So again, my example was that I thought that I needed to be a certified coach before I could open a women’s co-working space. I thought I needed that official credential. Well, it wasn’t true. But it was a way of saying, “I need to delay, I need to hold off for twelve months before I can really explore my vision.”

So I say try. Start first. Start first and then get your credentials later if you need them.

As more and more women wanted to join The Hivery, your original space began to feel cramped. How did you deal with this? Was it a difficult decision to expand and build out your current space?

We had definitely outgrown the space. We were sharing it with an art gallery, and it was certainly my vision to have our own space. I didn’t want to share space with another organization. I was slowly looking around. And then, we lost our lease on that space. It was just the push I needed.

We were given 60 days’ notice. It’s no easy task to find commercial real estate in Marin County, or the Bay Area in general, and negotiate a lease and get it open in 60 days. But I was really determined to do it. I didn’t want to lose the momentum of my customers. I had 28 members, all of whom were very loyal to my vision. And I felt like all 28 of them were part of building something bigger.

When I first saw the new space, there was all sorts of synchronicity that made me feel like this was the right move. It was a former dance studio. It has a skylight that is the shape of a honeycomb in the ceiling. I fell in love with it, but I also had a lot of doubt. I actually felt really sick right before I signed the lease because I thought, “Is this crazy?”

It was a big leap for me. It was a big financial risk for me. And I thought, first of all, “What if it fails?” And second of all, this is my hometown where I’m raising my kids, and I thought, “What if it fails in front of my whole hometown? How embarrassing.” It felt like it was not just a financial risk, but also a personal risk.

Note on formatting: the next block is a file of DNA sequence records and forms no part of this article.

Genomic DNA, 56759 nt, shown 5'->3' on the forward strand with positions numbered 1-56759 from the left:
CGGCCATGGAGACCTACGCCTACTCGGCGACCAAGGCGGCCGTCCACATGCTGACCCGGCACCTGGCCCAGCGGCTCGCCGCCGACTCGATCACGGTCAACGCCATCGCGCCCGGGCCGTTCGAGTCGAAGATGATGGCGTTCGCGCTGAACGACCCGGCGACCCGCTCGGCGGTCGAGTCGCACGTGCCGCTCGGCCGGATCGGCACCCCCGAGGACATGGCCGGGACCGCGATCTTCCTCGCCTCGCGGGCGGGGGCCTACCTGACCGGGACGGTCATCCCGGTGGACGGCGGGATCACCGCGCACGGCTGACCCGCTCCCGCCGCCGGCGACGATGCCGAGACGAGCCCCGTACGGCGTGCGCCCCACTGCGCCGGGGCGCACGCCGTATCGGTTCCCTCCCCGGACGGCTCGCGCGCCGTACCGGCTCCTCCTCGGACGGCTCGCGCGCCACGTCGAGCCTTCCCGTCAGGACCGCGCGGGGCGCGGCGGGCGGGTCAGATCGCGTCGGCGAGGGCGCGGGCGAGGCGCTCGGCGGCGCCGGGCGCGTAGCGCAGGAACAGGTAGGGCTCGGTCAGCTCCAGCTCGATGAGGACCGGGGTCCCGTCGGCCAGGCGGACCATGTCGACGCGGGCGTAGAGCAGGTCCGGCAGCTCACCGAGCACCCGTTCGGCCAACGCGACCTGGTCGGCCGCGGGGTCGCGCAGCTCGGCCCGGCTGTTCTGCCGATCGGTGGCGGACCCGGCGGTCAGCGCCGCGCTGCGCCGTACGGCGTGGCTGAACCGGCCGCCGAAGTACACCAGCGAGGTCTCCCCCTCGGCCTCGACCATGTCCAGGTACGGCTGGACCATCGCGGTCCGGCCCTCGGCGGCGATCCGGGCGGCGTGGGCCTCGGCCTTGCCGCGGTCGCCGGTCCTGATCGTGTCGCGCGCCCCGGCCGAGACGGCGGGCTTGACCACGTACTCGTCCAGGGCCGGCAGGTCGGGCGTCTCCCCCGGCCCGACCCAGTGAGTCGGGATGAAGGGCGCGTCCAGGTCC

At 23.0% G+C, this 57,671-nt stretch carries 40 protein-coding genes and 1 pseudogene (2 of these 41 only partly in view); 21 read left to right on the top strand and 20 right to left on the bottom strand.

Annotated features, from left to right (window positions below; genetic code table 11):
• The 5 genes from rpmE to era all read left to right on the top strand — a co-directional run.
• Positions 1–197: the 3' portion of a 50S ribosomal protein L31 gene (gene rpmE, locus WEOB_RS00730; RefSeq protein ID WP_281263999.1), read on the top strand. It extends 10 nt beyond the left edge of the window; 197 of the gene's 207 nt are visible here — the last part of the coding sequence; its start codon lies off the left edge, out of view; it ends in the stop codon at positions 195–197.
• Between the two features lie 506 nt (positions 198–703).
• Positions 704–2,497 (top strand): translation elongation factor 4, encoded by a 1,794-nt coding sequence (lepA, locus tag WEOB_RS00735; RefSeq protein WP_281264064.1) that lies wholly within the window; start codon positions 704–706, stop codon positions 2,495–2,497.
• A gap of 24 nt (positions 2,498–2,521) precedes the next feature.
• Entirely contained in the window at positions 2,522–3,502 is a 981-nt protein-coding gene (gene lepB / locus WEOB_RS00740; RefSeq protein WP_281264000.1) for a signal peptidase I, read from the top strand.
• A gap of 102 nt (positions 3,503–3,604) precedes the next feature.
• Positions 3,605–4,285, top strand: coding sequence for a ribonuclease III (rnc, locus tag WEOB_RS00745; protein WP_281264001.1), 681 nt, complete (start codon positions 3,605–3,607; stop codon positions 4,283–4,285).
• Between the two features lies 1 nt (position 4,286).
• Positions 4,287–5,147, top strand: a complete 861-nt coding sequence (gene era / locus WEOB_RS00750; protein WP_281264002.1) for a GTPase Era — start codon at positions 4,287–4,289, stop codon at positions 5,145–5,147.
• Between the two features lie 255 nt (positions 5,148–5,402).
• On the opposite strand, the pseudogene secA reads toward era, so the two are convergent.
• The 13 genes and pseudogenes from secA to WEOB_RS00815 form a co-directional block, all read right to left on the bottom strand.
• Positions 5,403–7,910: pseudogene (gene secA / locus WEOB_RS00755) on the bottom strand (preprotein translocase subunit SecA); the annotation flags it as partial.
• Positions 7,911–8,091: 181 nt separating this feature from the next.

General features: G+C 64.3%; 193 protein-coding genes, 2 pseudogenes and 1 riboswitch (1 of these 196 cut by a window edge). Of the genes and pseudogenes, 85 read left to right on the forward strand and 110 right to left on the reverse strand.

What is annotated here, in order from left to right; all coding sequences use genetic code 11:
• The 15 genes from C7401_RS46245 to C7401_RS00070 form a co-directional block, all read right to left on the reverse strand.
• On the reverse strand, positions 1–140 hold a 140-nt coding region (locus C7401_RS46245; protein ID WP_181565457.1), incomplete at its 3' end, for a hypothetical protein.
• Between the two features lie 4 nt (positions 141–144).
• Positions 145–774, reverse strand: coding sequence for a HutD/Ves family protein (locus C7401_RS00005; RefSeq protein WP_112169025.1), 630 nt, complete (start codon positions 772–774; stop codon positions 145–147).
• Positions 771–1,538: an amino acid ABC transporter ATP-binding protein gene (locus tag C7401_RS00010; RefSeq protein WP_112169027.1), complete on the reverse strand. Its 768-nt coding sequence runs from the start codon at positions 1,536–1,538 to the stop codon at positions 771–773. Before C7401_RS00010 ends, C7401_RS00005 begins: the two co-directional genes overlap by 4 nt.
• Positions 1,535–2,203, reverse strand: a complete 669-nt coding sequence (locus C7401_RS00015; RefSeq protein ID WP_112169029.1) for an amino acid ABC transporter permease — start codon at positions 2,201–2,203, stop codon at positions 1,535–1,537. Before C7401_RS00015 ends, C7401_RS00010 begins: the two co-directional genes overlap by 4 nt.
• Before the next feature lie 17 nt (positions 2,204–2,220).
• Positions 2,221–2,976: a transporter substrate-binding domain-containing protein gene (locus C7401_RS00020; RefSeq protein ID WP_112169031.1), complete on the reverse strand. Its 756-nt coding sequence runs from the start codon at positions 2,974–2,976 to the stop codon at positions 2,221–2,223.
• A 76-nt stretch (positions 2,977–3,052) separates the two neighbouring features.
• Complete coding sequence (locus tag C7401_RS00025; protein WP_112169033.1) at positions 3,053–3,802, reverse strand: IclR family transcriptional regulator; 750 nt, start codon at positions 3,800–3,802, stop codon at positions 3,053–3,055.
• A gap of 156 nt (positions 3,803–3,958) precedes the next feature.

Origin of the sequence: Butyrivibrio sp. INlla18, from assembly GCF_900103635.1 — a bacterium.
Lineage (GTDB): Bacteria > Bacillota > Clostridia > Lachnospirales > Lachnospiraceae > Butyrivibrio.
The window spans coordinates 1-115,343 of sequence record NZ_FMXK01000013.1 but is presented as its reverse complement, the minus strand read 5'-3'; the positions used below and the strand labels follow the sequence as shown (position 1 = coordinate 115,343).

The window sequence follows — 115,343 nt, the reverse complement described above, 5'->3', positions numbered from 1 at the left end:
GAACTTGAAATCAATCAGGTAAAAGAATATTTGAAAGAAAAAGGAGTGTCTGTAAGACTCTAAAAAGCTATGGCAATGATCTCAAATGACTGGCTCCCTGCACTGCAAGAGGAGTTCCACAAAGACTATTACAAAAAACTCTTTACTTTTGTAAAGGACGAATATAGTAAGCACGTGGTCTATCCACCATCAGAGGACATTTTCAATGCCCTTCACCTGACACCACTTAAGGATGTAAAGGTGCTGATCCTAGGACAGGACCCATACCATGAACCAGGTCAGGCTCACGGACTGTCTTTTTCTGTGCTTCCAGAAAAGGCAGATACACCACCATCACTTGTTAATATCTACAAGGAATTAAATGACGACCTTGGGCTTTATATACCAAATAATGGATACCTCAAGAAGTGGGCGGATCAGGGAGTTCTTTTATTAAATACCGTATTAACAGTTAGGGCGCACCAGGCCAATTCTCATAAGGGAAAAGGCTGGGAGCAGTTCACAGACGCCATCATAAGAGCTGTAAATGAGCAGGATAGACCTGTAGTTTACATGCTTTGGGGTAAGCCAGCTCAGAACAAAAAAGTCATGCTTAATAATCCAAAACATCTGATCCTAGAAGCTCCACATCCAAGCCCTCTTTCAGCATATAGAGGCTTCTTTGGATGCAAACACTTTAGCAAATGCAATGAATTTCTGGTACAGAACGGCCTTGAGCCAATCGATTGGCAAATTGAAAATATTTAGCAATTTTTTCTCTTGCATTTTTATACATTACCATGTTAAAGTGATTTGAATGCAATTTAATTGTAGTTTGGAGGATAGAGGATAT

I wasn’t sleeping well or eating well. When I look back at that time, I think “Thank God that I didn’t let those emotions and that fear prevent me from doing something.”

Clearly, it was a perfect home for The Hivery. And it was a launch into a whole other level of the business, and a whole other level of this movement. We were one of the first women’s co-working spaces in the country. So to do that then, that was something big. I’m so glad I didn’t miss the opportunity.

What’s been the most discouraging, frustrating, or heartbreaking moment in your career thus far, and how did you get through it?

The biggest heartbreaks have also been the biggest breakthroughs. For example, like I mentioned a bit earlier, when I first started The Hivery, I lost my lease with 60 days’ notice.

It was coincidentally the first month that I had finally made it into the black and was profitable. I felt like I had just gotten my sea legs and then had to scramble.

Ultimately, it taught me to play bigger, find a larger, more beautiful, more visible space, and really take The Hivery to the next level.

Ellen Fondiler | An Interview With Grace Kraaijvanger

3 THINGS

Pretend you’re sitting down for coffee with a woman who wants to pursue one of her passions and start a new project or business.

Imagine this woman is feeling hesitant, wondering, “Should I really do this? Can I really do this? I’m not sure…”

What are 3 pieces of advice that you’d give to her?

1. Stop asking for advice.

You already know what you want. Get quiet and listen to YOURSELF first and foremost. Most of the women I coach at The Hivery have had something they’ve wanted to do for a long time. Stop shopping it around for validation and listen to the voice inside you that has been wanting this for quite some time.

2. Surround yourself with positive people who believe in your potential.

Times of transformation are sensitive and energy is contagious. Surrounding yourself with “Debbie Downers” will only feed the voice of self-doubt. Positive people will ignite the possibilities.

3. Question your hiding strategies.

Saying “I’m not sure” or “It’s too risky” or “I’m too this or that” or “I need another credential first” is often a cover for fear. Inventory if your self-talk is really true. It may not be that you’re not sure, but rather that you’re just plain scared. Being scared is different…you can tackle fear. Be honest with yourself so you know exactly what your inner voice is telling you.


ONE MORE THING…

Do you have “one more quick question” that you’d like to ask Laurie? Email me and tell me what you want to know! I might choose your question for my ONE MORE THING… Podcast (Coming soon!!!)


YOUR #1 CAREER GOAL: ACHIEVED